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Drawing Lesson 4, Part 1 – What to Draw

Discover What to Draw

Video Lesson Description

In this video lesson you will discover what to draw and how to draw using constructive drawing methods. This video part includes the following topics:
• The importance of the constructive linear drawing,
• How simple geometrical objects can be useful to draw more complex things that combine those simple objects,
• And how to use a professional tonal rendering to achieve the best results.

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What to Draw – Victorian Urn Drawing

When it comes to a question what to draw, you need to keep in mind that almost all objects around us can be simplified to some kind of geometrical shapes. Using such approximation a fine artist can depict very complex forms, like a human body for example. When you think what to draw, remember that the foundation of complex objects lies in their simpler forms. The knowledge and experience of drawing such simple geometrical forms is essential for any fine artist who wishes to perfect drawing skills.

In this video part you will discover what to draw and how to draw objects on example of a Victorian urn, which has quite complex geometrical shape. It is marvelously carved in marble and has a very distinct geometrical appearance.

When you’ve decided what to draw, the next step is to consider geometrical shapes of an object. Constructive drawing of this geometrical urn includes the main vertical axis, which is a virtual line that goes from the very top of the urn to its plinth; the horizontal axes, which are necessary for drawing precise ovals of rounded urn body.

What to draw next comes easy when you have main axes in place. Urn’s ellipses are based on the vertical and horizontal axes. The rules of perspective must be applied here. Making correct ovals is an essential drawing skill.


What to Draw
I’m using two words oval and ellipse interchangeably. You may ask, what to draw – an ellipse or an oval? To be precise, the ellipse is a perfect mathematical shape that is a projection of the intersection of a cone by a flat plane. It is also describes the projection of the circle on a flat surface in perspective. The ellipse has two axes of symmetry. However, when we see the ellipse in perspective, the front part of the ellipse appears slightly bigger than the part located further from the viewer. This distortion makes the ellipse an oval. Ovals have only one axis of symmetry. I hope I haven’t lost you here. Anyway, let say that for our drawing purposes, the words ellipse and oval are equally suited. I hope this explains what to draw when it comes to ellipses.

You need to be aware that the oval has rounded ends on the left and right sides. Regardless of how slim an oval is, its ends are never to be drawn with sharp points. So, there is no question what to draw – rounded edges or sharp corners when drawing a circle in perspective – always make oval sides rounded.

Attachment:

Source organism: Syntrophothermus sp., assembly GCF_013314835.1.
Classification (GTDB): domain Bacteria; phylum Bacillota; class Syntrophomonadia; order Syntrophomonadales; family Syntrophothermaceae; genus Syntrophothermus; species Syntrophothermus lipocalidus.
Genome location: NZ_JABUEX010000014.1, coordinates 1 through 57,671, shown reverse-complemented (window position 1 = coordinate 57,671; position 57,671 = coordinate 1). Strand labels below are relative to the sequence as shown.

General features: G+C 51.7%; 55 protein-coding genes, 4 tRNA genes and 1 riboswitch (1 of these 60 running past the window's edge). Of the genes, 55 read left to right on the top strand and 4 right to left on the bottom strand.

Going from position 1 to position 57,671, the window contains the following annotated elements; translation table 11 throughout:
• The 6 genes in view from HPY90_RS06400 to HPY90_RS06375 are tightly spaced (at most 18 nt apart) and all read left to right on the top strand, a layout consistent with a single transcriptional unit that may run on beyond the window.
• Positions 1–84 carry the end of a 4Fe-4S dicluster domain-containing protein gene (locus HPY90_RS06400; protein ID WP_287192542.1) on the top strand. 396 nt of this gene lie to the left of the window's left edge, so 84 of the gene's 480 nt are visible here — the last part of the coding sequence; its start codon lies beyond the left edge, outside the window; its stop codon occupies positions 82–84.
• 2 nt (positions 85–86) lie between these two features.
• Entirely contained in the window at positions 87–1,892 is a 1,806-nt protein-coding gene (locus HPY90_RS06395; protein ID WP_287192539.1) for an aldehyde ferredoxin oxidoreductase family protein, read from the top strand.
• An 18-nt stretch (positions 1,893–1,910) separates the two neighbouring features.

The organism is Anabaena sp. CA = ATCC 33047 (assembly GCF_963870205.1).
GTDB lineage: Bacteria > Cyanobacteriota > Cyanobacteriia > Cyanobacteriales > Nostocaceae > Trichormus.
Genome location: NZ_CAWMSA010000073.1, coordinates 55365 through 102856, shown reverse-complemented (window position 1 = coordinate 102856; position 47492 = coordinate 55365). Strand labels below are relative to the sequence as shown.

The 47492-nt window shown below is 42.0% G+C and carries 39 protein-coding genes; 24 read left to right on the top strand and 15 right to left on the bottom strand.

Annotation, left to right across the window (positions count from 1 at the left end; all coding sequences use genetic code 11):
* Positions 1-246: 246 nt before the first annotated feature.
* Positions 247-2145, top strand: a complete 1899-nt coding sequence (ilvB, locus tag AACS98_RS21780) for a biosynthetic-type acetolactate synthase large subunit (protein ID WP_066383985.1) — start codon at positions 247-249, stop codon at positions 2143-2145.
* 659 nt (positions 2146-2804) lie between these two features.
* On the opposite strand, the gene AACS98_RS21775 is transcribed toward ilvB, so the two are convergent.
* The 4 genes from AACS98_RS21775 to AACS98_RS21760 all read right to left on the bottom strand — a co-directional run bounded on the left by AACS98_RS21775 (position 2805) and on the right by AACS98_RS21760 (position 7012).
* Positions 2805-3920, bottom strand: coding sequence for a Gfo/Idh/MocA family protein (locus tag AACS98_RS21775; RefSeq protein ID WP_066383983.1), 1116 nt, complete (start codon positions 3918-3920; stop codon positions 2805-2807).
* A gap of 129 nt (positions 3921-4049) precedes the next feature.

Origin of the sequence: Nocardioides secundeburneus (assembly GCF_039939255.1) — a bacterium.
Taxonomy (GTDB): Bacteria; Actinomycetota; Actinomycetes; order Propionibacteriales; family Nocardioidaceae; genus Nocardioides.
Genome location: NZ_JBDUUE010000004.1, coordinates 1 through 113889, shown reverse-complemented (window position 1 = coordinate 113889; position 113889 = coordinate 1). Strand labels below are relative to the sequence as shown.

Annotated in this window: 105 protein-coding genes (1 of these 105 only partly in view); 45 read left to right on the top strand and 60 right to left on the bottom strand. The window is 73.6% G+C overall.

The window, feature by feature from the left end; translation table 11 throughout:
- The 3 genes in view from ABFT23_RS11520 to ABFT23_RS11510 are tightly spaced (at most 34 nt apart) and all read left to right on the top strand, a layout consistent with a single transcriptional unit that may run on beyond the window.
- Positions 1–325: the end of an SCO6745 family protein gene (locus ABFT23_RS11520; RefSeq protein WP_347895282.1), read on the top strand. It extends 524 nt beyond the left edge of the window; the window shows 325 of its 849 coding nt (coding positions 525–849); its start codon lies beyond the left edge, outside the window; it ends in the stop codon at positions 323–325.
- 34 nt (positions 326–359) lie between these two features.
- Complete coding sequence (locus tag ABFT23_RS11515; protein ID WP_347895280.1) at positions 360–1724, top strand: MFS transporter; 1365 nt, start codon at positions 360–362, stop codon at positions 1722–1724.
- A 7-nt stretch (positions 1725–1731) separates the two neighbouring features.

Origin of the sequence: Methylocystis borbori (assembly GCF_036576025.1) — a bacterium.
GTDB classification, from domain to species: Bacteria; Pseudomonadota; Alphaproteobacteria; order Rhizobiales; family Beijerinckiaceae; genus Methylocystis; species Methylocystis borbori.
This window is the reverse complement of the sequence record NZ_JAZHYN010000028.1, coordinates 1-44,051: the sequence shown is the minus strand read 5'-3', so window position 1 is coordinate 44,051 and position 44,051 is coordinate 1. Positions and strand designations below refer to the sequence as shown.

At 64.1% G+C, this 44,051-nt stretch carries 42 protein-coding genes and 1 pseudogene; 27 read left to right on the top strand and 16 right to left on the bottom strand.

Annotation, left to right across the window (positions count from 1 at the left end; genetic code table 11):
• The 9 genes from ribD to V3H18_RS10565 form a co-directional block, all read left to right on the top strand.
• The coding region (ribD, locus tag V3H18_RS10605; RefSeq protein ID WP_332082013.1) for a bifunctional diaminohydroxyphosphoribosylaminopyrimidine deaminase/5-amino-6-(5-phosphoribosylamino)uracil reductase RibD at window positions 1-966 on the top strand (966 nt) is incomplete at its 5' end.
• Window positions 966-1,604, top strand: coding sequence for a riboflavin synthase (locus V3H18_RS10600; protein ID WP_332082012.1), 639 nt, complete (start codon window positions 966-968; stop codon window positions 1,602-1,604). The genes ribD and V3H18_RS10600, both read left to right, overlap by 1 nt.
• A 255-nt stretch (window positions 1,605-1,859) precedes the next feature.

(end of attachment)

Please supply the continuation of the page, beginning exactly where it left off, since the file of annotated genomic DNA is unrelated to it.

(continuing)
If you are wondering what to draw – slim ovals or rounder ones, the relationship between an oval’s proportions and its relative position to the horizon line are described in great detail in the corresponding Drawing Academy video. In brief, the further away on the drawing a circle shape from the horizon line is, the more rounded shape it has. Imagine a stack of circles with some distance between them. The one closest to the horizon line on the drawing has the slimmest shape; other ovals become more rounded the further away from the horizon line they seem.

The top lid has an “egg and dart” decoration. Such ornamental devices are sometimes also referred to as an “egg and tongue” pattern. It takes its origin back to the ancient Greek culture. It decorates the Ionic order as well as many other styles of classical architecture. The lower part of the urn’s lid is designed as a circular ‘ovolo’ moulding, with a repeating design motif of rounded egg-like shapes and triangular leafs between them.

The geometrical shapes constructive drawing needs to be done as if it is completely transparent. It is like drawing a wireframe. Such approach helps to draw all elements correctly.

When you know “How to Draw”, then “What to Draw” becomes a question of choice. With sufficient knowledge of drawing techniques you will be ale to draw anything you want.

The purpose of this drawing is to show you how quite complex marble urns with lots of details and shapes can be subdivided into smaller parts. These parts can be easily depicted one by one in a quick but precise sketch. I do not intend to finish this drawing, as its main purpose is accomplished.

Here are the main steps of this exercise:
• We started with the imaginary symmetry line that goes vertically from the top of the vase to the bottom,
• Then we measured and divided the vase into its main parts: the top lid, the basket and the plinth,
• After that, we draw all main proportions of the vase,
• The vase’s lid, the basket and the foot are round symmetrical objects, which were drawn with a number of ovals and side-edge lines,
• Outlining ovals is one of the essential drawing skills you shall master,
• The cuboid plinth was depicted in two-point perspective. Imaginary helping lines, like diagonals, are great guides for drawing with precision,
• The whole sketch was done as a wireframe; as if the vase is completely transparent,
• We draw not only what we see, but what we know,
• What to draw is an easy question when you know how to draw.

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